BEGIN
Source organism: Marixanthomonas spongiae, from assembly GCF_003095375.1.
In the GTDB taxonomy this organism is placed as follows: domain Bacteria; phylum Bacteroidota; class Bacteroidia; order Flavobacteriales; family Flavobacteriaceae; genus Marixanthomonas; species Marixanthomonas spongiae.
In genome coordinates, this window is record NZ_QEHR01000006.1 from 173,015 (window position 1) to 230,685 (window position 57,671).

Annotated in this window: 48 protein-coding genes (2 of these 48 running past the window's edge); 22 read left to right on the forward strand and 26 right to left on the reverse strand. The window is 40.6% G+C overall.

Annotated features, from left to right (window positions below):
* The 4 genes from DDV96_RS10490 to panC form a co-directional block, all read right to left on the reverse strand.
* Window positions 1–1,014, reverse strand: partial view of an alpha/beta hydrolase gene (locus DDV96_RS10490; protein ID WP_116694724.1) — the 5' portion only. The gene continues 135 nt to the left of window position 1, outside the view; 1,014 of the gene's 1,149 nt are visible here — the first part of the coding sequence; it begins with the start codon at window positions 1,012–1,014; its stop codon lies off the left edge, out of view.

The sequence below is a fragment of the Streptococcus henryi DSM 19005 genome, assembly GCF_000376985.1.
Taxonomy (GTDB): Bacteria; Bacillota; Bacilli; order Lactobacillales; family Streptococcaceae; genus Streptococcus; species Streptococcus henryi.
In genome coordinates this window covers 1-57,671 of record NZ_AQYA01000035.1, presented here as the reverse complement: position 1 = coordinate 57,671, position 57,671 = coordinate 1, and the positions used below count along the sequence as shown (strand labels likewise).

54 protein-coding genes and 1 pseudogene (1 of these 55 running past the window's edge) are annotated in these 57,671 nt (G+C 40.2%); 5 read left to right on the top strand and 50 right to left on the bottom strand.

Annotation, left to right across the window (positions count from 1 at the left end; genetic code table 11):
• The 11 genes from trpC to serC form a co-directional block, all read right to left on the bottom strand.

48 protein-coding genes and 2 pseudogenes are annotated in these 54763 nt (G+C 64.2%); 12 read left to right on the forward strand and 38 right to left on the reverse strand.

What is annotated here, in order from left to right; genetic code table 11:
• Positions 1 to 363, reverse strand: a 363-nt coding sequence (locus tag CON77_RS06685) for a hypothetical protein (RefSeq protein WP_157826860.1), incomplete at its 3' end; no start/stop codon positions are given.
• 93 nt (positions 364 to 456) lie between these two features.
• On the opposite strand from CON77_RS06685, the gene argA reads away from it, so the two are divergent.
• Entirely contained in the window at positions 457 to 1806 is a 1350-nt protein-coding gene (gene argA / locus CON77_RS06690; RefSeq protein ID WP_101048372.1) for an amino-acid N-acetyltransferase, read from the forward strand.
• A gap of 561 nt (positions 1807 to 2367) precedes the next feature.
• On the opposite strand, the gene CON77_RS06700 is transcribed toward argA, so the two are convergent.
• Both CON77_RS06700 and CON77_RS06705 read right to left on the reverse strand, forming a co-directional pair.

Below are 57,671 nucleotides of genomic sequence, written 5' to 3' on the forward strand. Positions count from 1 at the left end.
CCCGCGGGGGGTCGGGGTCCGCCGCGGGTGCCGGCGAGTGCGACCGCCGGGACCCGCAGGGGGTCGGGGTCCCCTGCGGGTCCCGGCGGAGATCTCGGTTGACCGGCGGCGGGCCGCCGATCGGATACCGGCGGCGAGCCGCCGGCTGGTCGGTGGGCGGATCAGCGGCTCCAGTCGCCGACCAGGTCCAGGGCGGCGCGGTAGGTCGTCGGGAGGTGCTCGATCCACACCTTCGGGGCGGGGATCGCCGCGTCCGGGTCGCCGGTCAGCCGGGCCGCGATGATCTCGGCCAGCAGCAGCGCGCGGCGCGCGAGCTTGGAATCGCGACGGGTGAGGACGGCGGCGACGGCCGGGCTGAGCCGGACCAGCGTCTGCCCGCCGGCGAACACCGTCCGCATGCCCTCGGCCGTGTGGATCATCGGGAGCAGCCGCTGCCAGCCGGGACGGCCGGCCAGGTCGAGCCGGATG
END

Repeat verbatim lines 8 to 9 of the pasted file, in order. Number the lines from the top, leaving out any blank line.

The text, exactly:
The sequence below is a fragment of the Streptococcus henryi DSM 19005 genome, assembly GCF_000376985.1.
Taxonomy (GTDB): Bacteria; Bacillota; Bacilli; order Lactobacillales; family Streptococcaceae; genus Streptococcus; species Streptococcus henryi.